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Acad Emerg Med. 2012 Apr;19(4):455-60. doi: 10.1111/j.1553-2712.2012.01323.x.

Factors that influence medical student selection of an emergency medicine residency program: implications for training programs.

Author information

  • 1Department of Emergency Medicine, Georgetown University Hospital/Washington Hospital Center, Washington, DC, USA. jeffrey.n.love@medstar.net

Abstract

OBJECTIVES:

An understanding of student decision-making when selecting an emergency medicine (EM) training program is essential for program directors as they enter interview season. To build upon preexisting knowledge, a survey was created to identify and prioritize the factors influencing candidate decision-making of U.S. medical graduates.

METHODS:

This was a cross-sectional, multi-institutional study that anonymously surveyed U.S. allopathic applicants to EM training programs. It took place in the 3-week period between the 2011 National Residency Matching Program (NRMP) rank list submission deadline and the announcement of match results.

RESULTS:

Of 1,525 invitations to participate, 870 candidates (57%) completed the survey. Overall, 96% of respondents stated that both geographic location and individual program characteristics were important to decision-making, with approximately equal numbers favoring location when compared to those who favored program characteristics. The most important factors in this regard were preference for a particular geographic location (74.9%, 95% confidence interval [CI] = 72% to 78%) and to be close to spouse, significant other, or family (59.7%, 95% CI = 56% to 63%). Factors pertaining to geographic location tend to be out of the control of the program leadership. The most important program factors include the interview experience (48.9%, 95% CI = 46% to 52%), personal experience with the residents (48.5%, 95% CI = 45% to 52%), and academic reputation (44.9%, 95% CI = 42% to 48%). Unlike location, individual program factors are often either directly or somewhat under the control of the program leadership. Several other factors were ranked as the most important factor a disproportionate number of times, including a rotation in that emergency department (ED), orientation (academic vs. community), and duration of training (3-year vs. 4-year programs). For a subset of applicants, these factors had particular importance in overall decision-making.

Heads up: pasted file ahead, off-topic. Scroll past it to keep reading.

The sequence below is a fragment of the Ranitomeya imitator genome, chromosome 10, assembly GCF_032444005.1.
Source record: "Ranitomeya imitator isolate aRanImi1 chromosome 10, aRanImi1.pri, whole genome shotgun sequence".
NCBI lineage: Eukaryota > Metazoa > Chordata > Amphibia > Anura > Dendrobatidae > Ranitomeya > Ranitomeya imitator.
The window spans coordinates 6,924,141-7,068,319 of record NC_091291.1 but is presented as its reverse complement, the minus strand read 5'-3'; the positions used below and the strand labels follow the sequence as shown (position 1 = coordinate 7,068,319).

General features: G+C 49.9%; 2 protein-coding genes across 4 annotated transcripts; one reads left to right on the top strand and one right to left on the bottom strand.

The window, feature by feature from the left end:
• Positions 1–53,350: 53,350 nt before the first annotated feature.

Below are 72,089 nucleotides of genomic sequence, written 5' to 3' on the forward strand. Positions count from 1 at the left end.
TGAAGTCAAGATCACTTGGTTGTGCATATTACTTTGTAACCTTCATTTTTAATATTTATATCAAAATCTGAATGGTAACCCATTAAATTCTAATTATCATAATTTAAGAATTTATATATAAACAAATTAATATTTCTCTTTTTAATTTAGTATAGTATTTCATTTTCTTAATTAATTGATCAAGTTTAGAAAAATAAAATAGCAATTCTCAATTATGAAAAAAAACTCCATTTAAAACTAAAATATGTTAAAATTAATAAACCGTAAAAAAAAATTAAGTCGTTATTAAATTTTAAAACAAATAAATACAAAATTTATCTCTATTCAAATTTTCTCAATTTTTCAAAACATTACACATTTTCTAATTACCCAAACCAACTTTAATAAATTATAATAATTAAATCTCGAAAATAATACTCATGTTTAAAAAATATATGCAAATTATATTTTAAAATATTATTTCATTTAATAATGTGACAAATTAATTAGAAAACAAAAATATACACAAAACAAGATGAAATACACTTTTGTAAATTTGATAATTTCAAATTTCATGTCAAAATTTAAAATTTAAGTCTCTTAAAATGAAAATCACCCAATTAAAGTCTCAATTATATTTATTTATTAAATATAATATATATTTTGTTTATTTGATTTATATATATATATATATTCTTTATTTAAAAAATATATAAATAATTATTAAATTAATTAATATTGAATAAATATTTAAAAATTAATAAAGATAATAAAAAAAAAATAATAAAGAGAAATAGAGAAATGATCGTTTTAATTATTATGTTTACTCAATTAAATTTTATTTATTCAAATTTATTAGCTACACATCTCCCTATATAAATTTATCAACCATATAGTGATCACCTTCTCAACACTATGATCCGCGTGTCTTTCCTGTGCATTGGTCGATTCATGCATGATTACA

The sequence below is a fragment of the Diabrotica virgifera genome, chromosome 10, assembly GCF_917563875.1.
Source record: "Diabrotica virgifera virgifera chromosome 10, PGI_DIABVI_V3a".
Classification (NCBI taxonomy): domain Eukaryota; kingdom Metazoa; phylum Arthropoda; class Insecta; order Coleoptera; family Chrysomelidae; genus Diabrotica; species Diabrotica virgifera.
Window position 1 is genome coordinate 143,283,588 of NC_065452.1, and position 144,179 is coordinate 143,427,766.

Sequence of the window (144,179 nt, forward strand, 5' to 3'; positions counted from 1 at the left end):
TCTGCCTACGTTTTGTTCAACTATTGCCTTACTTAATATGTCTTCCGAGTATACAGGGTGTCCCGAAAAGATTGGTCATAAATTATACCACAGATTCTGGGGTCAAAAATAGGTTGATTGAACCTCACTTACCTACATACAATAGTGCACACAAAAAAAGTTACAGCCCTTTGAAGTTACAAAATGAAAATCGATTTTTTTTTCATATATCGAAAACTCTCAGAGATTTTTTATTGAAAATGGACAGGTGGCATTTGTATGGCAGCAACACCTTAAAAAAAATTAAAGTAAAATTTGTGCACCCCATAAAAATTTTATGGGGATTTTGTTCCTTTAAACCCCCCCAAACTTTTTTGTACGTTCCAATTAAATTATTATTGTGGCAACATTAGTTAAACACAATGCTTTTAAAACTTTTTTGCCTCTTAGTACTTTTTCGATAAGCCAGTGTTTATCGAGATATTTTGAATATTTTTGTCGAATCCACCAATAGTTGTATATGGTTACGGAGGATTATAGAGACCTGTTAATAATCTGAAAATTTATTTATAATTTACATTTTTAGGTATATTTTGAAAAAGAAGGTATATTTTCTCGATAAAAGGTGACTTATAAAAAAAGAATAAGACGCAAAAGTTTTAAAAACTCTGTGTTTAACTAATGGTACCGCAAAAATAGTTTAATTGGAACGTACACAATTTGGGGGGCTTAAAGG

CONCLUSIONS:

The vast majority of applicants to EM residency programs employed a balance of geographic location factors with individual program factors in selecting a residency program. Specific program characteristics represent the greatest opportunity to maximize the success of the immediate interview experience/season, while others provide potential for strategic planning over time. A working knowledge of these results empowers program directors to make informed decisions while providing an appreciation for the limitations in attracting applicants.

© 2012 by the Society for Academic Emergency Medicine.

PMID:
22506950
[PubMed - indexed for MEDLINE]
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